Git and Maven

There was a recent comment to a bug I posted in the Maven Git SCM Provider that triggered some thoughts. The comment was:

“GIT is a distributed SCM. There IS NO CENTRAL repository. Accept it.

Doing a push during the release process is counter to the GIT model.”

In general, the discussions around that bug have been quite interesting and very different from what I expected when I posted it. My reason for calling it a bug was that an unqualified ‘push‘ tries to push everything in your local git repository to the origin repository. That can fail for some branch that you’ve not kept up to date even if it is a legal operation for the branch that you’re currently doing a release of. Typically, that other branch has moved a bit, so your version is a couple of commits behind. A push in that state will abort the maven release process and leave you with some pretty tricky cleaning up to do (edit: Marta has posted about how to fix that). A lot of people commenting on the bug have made comments about how Git is distributed and therefore push shouldn’t be done at all, or be made optional.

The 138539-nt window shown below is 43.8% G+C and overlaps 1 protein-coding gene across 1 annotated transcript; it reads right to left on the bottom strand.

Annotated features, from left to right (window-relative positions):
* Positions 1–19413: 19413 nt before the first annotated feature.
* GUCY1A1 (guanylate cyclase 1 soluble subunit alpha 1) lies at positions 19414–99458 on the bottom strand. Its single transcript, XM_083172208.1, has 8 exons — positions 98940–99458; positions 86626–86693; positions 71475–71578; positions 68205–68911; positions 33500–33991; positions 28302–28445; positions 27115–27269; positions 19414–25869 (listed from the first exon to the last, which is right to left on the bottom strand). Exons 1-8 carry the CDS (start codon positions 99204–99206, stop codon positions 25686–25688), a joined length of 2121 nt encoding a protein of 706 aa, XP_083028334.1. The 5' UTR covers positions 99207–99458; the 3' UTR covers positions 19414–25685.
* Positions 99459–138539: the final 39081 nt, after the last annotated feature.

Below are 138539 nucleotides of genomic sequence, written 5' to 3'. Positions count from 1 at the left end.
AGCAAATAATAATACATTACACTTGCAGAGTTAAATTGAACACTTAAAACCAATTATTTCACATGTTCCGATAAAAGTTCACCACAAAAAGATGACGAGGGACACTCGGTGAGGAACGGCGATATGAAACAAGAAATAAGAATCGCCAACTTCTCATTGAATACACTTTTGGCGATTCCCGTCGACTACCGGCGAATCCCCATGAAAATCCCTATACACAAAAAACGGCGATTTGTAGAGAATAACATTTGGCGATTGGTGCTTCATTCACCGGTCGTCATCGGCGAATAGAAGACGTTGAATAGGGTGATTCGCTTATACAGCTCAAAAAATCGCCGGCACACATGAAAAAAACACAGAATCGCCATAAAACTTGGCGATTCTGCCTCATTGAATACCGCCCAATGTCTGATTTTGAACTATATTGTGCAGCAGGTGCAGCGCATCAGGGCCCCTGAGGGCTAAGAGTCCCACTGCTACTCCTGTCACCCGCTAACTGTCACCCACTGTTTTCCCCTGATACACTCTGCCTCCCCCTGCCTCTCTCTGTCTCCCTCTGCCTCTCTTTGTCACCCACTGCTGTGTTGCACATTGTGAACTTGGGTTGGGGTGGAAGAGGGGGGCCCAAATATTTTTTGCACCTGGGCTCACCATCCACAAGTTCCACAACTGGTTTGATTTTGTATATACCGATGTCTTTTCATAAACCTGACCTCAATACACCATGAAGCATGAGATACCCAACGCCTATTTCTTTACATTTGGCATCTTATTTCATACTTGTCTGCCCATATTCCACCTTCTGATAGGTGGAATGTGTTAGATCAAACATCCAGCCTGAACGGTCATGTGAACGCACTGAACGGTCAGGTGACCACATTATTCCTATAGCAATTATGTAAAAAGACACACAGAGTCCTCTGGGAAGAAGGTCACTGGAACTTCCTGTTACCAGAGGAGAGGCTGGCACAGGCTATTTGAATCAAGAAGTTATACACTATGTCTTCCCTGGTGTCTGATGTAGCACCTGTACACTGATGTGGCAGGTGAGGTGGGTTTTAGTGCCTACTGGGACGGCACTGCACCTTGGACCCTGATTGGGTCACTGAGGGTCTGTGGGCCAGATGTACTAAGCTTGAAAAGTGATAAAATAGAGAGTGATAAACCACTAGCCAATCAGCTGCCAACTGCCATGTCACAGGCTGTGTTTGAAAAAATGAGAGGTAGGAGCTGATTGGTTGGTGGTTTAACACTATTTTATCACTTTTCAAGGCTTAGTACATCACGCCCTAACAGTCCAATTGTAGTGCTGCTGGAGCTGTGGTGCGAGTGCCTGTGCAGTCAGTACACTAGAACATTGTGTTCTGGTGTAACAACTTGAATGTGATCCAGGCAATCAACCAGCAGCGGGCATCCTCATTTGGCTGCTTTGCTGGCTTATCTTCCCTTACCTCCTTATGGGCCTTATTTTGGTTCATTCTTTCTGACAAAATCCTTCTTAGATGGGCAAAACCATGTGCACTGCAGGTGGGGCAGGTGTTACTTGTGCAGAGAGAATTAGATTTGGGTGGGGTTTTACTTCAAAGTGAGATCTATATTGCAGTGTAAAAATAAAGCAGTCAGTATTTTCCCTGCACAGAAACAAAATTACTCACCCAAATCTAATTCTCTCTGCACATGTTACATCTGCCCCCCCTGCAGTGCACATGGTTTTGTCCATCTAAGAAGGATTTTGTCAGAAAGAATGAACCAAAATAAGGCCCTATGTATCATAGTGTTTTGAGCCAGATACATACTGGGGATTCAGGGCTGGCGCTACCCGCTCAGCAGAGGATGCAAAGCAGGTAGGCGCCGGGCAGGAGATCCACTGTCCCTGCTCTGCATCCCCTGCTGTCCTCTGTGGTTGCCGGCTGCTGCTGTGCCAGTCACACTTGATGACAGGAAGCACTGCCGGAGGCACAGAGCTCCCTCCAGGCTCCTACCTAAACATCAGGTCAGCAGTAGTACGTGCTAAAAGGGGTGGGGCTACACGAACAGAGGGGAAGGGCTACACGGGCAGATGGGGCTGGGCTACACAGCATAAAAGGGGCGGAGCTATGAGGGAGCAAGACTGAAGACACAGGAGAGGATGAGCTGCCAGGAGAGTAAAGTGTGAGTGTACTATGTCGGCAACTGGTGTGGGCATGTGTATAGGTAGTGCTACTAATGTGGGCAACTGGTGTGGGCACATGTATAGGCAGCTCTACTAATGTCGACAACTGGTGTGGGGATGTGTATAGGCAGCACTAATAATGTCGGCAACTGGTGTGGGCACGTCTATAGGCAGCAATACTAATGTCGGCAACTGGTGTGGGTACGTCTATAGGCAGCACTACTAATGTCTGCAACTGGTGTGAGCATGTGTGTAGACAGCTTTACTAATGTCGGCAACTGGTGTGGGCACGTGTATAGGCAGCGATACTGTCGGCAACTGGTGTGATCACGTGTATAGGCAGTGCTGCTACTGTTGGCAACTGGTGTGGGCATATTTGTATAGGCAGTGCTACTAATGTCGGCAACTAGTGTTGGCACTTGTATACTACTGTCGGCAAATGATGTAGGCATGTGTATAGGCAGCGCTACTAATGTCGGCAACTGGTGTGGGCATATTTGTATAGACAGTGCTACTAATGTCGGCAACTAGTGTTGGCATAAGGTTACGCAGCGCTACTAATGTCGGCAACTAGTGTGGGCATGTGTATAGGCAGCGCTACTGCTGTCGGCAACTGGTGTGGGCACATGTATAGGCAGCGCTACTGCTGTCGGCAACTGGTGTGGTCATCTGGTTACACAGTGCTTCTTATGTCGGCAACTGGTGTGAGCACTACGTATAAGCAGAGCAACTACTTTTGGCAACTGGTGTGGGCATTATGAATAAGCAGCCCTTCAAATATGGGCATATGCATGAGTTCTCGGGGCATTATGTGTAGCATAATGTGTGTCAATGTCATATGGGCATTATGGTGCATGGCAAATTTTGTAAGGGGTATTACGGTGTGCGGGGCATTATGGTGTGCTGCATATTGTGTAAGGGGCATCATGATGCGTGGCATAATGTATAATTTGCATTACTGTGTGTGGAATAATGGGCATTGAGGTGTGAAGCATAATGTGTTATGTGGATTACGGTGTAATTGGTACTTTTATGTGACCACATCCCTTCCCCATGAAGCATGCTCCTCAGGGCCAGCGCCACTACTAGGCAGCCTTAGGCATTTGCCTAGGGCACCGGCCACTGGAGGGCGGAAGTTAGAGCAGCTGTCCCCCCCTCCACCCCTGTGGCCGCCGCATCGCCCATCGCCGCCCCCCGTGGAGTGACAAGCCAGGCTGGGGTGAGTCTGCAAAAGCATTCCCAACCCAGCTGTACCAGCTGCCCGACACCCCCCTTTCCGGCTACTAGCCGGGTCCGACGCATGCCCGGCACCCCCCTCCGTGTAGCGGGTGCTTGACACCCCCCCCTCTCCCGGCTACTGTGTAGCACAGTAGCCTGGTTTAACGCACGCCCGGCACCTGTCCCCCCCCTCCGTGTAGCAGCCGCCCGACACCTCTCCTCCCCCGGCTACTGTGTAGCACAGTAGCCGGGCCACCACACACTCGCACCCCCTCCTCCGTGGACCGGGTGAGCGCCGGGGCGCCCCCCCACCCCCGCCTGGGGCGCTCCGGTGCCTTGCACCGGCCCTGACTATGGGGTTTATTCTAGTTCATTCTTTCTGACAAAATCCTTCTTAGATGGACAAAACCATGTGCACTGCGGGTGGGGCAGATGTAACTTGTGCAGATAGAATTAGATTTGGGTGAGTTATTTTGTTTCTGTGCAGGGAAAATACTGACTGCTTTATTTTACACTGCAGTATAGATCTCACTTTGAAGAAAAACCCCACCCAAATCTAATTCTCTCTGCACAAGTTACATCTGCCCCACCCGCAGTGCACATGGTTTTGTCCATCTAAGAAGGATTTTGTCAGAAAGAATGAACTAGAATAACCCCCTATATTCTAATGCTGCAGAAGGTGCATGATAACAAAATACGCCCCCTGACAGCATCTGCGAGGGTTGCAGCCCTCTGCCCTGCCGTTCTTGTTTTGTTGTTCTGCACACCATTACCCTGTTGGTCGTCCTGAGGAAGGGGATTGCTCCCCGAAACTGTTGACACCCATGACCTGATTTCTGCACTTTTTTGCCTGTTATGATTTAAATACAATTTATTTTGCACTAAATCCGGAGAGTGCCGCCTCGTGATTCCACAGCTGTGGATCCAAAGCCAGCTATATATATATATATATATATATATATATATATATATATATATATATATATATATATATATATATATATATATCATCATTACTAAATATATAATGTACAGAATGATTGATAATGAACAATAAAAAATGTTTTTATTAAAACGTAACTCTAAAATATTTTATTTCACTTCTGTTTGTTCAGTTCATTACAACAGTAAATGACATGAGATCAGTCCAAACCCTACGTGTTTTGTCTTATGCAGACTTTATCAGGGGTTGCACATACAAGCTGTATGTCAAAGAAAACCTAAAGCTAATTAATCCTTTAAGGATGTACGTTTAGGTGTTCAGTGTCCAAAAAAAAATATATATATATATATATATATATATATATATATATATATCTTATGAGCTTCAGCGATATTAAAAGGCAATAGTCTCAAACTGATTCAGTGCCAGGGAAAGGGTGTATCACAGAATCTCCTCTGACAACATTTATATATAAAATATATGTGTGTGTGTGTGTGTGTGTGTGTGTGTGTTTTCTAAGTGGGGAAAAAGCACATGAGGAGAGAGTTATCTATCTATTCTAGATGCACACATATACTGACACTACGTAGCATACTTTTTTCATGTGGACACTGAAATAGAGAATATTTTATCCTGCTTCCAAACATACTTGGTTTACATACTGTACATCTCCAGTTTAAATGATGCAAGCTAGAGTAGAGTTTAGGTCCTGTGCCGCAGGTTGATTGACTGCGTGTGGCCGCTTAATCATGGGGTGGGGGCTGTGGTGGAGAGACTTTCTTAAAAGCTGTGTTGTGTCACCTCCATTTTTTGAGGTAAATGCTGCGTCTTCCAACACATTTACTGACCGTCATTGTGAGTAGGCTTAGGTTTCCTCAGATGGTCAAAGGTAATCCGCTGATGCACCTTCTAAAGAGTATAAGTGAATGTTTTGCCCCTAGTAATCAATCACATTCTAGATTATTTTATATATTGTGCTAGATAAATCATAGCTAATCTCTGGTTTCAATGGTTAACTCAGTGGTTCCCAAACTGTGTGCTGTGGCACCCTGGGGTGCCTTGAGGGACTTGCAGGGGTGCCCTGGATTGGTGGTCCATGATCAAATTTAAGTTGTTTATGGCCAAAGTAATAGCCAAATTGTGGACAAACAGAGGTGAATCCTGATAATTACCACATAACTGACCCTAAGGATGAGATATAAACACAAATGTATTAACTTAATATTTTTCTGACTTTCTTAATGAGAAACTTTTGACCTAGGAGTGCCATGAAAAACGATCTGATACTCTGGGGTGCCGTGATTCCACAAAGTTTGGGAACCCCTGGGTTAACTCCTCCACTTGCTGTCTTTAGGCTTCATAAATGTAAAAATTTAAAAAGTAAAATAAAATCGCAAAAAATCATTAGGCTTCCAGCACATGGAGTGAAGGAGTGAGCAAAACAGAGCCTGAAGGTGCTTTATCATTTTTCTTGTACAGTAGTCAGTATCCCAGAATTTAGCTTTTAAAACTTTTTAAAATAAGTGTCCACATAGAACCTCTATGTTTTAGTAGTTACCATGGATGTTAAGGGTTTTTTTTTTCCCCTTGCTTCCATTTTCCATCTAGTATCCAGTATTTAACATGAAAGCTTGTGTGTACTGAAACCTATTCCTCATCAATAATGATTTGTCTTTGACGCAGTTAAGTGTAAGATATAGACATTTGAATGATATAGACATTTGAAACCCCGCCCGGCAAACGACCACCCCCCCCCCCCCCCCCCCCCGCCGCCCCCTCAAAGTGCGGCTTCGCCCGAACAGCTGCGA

I think that the issue here is that there is an impedance mismatch between Git and Maven. While Git is a distributed version control system – that of course also supports a centralised model perfectly well – the Maven model is fundamentally a centralised one. This is one case where the two models conflict, and my opinion is that the push should indeed happen, just in a way that is less likely to break. The push should happen because when doing a Maven release, supporting Maven’s centralised model is more important than supporting Git’s distributed model.